In this issue of FNG Research we republish one of the new articles in Bold Journey, which was published together with Parvs Publishing: ’Boys will be boys? – Some Notes on Tom of Finland’, written by adjunct curator at Tate and Contributing Editor for Frieze Alvin Li. In his article Li emphasises the notion of Tom of Finland’s legacy for new generations. Li was born in 1993, two years after Tom passed away, and tries to recall the moment when he most likely first encountered Tom of Finland’s drawings – which were in the form of digital reproductions on Tumblr. Tom’s imagery can be also criticised on the basis of the images’ ‘(over)performance of homomasculinity’ or their commercial merchandise potential. There has also been increasing recognition of the widening scope of sexualities since the early 1990s. Li summarises both the progress of feminist and queer scholarly work undertaken so far but also the potentiality of the bodily truth of gay desire in Tom of Finland’s drawings. Parallel realities among LGBTIQ+ communities and generations can find different ways and reasons to identify with his imagery or at least to recognise the value of his emancipatory impact and human rights work among minorities over the decades.
Alongside the Tom of Finland exhibition at Kiasma is a new collection display, ‘Dreamy’, guest-curated by Max Hannus, which focusses on queer perspectives on the Kiasma collections at the Finnish National Gallery. In their article ‘Entry to a Land that Is Not’, Hannus gives curatorial insights about the process of getting to know our collections from this point of view. For some years now, we have been keeping three-option statistics on the gender of artists. In their essay, Hannus likes to find a specific time category named as queer time as a key to understanding the thematics of the show and as a point of entry into the collections: “‘Dreamy’ is an exhibition where dreams, fantasies, nightmares, visions, and scenes are seen as signs of queerness existing in the world and of the potential for sharing, finding common ground. How has art documented queer time over time? And how can we, as viewers of art, find entry to something we couldn’t even dream of? Queer time opposes itself to the linear time of order. It is outside chronology, another reality and parallel to straight time.’
During the Covid-19 pandemic Kiasma was celebrating 30 years of collecting contemporary art for the Finnish National Gallery’s Collection and published a collection book entitled The Many Forms of Contemporary Art. For that book I researched Kiasma’s international collection and how it has been formed over the years. In my article, which we republish in this issue of FNG Research, I summarise the geographies, the developments in arts, and also different collections within the overall collection, as well as the link between the exhibition programme and the profile of the international art collection, which go hand in hand. I wrote that still the key question concerns how we understand our own time: ‘A collection of contemporary art lives with the changing world. Our national collection is being built in relation to the international art field around the world, yet from a given location. The planet has shrunk as a consequence of travel and the internet. The primary aim of the collection is not to fill an art-historical canon, but rather, to actively shape it and be prepared to tell stories of our own time.’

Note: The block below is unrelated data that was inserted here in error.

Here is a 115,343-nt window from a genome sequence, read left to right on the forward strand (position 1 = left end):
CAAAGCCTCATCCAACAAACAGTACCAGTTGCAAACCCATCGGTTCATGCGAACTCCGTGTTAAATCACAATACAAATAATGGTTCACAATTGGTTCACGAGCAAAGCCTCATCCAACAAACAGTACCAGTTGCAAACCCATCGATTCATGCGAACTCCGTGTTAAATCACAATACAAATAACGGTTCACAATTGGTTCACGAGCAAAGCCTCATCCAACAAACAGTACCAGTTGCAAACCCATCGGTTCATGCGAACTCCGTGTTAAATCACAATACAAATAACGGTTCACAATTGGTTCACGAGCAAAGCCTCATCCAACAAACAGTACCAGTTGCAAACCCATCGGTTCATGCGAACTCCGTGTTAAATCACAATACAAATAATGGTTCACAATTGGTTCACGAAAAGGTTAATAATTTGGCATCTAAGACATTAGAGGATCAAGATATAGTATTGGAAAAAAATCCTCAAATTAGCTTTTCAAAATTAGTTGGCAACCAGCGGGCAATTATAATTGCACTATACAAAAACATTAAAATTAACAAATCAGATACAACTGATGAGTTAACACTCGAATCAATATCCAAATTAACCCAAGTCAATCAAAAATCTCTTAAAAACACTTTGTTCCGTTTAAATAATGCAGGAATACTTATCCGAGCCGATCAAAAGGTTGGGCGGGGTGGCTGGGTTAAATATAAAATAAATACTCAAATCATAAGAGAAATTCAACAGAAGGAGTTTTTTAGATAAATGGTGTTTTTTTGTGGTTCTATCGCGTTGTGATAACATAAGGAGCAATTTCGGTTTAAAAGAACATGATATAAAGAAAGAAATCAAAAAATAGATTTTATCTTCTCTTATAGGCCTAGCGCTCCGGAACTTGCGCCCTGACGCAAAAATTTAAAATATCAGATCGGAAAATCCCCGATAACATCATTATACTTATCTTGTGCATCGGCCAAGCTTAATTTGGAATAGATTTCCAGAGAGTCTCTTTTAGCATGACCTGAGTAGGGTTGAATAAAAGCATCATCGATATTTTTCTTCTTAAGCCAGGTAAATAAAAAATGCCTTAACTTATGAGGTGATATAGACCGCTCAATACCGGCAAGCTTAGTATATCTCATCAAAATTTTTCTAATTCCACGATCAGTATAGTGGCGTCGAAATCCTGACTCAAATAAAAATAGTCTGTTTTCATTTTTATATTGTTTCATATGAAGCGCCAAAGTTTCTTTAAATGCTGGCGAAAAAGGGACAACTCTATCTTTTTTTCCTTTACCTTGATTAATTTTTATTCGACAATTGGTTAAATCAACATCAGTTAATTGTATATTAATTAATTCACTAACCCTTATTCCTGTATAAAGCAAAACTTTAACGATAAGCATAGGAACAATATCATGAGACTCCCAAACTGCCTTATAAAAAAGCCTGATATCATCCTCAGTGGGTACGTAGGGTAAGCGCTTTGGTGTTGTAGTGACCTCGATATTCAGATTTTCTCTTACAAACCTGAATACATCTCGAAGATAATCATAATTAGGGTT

The book was published in English in 1993 by St Martin’s Press, New York, with a title Tom of Finland: His Life and Times.
 Translated into English from F. Valentine Hooven III’s original text Tom of Finland – Life and Work of a Gay Hero.
Featured image: Installation view of the ‘Tom of Finland – Bold Journey’ exhibition at the Museum of Contemporary Art Kiasma, Helsinki, 2023
Photo: Finnish National Gallery / Petri Virtanen
Read more — Download FNG Research No. 2/2023 as a PDF